It also added so many technologies to my list to look at: RhinoPHT/RhinoDHT, Rhino Mocks, RhinoESB and RavenDB.

Jon Skeet’s (twitter) style of presentation was familiar to me from the StackOverflow DevDay last year and didn’t disappoint in his talk on NodaTime, a .NET port of the JodaTime date/time library in Java. And yes Tony the Pony did make an appearance on the stand.

The most entertaining talk of the whole conference has to go to Roy Osherove (twitter). A cracking talk on “Beautiful teams and leaders” was topped off with a sublime solo guitar song performance. Brilliant.

The day ended with a talk by Josh Graham and Amanda Laucher on “12 months of things to learn” in .NET. I found my TODO list rapidly growing. F#, M, Guerilla SOA, MEF……. Another really good talk, with some good banter.

Day 2 ended with a number of usergroup events, and I went along to the NNUG (Norwegian .NET User Group) / beers event at a pub in Soho. It was somewhat surreal for me, having drinks and chatting with the type of experts I can only strive to be (to be very geek, heroes): Ayende Rahien (Oren Eini), Jon Skeet, Roy Osherove, Udi Dahan to name but a few. It was fantastic to see a number of other .NET developers show up that hadn’t attended QCon, and was good chatting to them. This was my first usergroup event - lesson being, I really should have attended one before now. Take that as another TODO on my list.

Day 3 - Pick and mix

On the final day I mixed it up a bit, jumping between the “SOA 2010”, “The Concurrency Challenge” and “Browser as a platform” tracks. Udi Dahan (twitter) kicked it off with a talk on how to avoid a failed SOA, talking about using EDA & SOA (Event Driven & Service Oriented Architecture) and how to only use a Request/Response model if you cannot get an event driven approach working to meet your requirements. Great speaker, very informative and enlightening.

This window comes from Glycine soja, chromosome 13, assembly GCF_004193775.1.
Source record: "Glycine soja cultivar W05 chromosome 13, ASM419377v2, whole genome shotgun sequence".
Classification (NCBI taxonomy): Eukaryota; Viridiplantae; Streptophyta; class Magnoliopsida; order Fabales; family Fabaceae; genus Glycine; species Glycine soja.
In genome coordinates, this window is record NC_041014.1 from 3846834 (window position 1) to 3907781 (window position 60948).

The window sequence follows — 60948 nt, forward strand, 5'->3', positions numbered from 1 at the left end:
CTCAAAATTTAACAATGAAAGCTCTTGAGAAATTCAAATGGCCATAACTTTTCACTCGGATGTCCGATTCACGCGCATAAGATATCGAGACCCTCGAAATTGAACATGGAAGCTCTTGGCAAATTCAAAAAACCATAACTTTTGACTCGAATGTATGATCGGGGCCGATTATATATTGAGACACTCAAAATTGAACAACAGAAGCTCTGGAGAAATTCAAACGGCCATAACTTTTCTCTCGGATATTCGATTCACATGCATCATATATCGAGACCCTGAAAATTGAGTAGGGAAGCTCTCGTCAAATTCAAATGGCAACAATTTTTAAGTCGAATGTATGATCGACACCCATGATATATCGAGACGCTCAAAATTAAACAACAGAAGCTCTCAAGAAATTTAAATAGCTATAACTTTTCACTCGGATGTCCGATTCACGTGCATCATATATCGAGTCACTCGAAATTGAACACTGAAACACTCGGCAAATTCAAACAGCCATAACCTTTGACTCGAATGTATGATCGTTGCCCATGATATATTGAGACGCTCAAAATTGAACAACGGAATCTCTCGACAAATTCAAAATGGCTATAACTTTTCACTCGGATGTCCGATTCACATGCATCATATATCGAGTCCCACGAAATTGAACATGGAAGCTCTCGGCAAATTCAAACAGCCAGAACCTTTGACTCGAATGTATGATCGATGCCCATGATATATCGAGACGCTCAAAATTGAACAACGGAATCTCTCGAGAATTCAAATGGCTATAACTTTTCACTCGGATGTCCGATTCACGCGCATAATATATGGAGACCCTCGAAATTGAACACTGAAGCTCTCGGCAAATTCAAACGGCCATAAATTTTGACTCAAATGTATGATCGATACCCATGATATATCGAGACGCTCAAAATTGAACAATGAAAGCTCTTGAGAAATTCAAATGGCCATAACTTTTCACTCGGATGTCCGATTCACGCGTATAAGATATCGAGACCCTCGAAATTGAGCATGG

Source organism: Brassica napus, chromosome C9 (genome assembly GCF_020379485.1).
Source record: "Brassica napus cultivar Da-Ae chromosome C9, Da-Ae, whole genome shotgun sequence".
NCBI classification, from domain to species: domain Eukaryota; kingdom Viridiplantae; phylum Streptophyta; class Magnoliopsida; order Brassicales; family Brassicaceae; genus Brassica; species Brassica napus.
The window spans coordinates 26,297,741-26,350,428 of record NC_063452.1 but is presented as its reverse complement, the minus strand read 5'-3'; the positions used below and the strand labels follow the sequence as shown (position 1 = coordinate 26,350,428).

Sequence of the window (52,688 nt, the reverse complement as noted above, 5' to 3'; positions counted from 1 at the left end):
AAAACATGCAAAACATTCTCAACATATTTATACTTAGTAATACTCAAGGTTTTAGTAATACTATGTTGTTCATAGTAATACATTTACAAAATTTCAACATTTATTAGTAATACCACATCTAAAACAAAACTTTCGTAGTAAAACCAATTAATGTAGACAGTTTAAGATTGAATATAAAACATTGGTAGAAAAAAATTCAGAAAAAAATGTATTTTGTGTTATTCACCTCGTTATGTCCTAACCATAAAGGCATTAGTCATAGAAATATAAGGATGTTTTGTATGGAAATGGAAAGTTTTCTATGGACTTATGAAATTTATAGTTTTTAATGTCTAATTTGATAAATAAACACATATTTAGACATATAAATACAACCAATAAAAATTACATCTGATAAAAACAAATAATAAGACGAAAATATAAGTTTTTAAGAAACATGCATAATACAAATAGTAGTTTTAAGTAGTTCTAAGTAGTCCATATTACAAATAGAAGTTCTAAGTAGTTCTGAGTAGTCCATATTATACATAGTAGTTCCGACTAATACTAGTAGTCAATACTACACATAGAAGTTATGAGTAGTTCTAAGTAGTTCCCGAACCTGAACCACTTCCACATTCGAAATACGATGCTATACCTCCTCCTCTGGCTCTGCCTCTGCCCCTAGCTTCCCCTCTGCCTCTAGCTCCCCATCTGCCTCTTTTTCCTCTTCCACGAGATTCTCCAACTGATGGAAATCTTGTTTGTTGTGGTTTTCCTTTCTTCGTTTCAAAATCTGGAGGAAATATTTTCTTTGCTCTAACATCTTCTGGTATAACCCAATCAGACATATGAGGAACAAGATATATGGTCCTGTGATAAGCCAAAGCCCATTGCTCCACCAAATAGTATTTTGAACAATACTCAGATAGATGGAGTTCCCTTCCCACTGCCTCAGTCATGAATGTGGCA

Justin Sheehy (twitter) followed this, on the concurrency track with a talk on “embracing concurrency at scale” - eventual consistency was a term becoming more and more at the forefront of my mind, as was the point that ACID does not work with a distributed, scaled system. Instead you have a trade-off with BASE:

  • Basically
  • Available
  • Soft state
  • Eventually consistent

which leads to Availablity and Partition tolerance (from the CAP theorem).


Some of the key points I’m walking from the conference with:

  • keep things simple - complicated doesn’t work. If you find your design is complicated, then the chances are you’re probably doing something wrong!
  • focus on optimising for an individual task, rather than one-size-fits-all approach
  • ACID doesn’t go well with scaling
  • eventual consistency - does it matter if your data is persisted throughout immediately? Probably not. As long as the system is eventually consistent, that’s usually all that is required and allows you to scale better
  • asynchronous messaging
  • rules of thumb do not apply - use existing patterns as a starting point for discussion - just because you’ve done something one way before, doesn’t mean you should automatically do it the same way in future

Check out the QCon slides.

I would love to go back to QCon next year, if I’m fortunate enough to have the opportunity again. Once I get the chance to fully absorb the whole experience and put things into practice, I will be a better developer because of it.

See also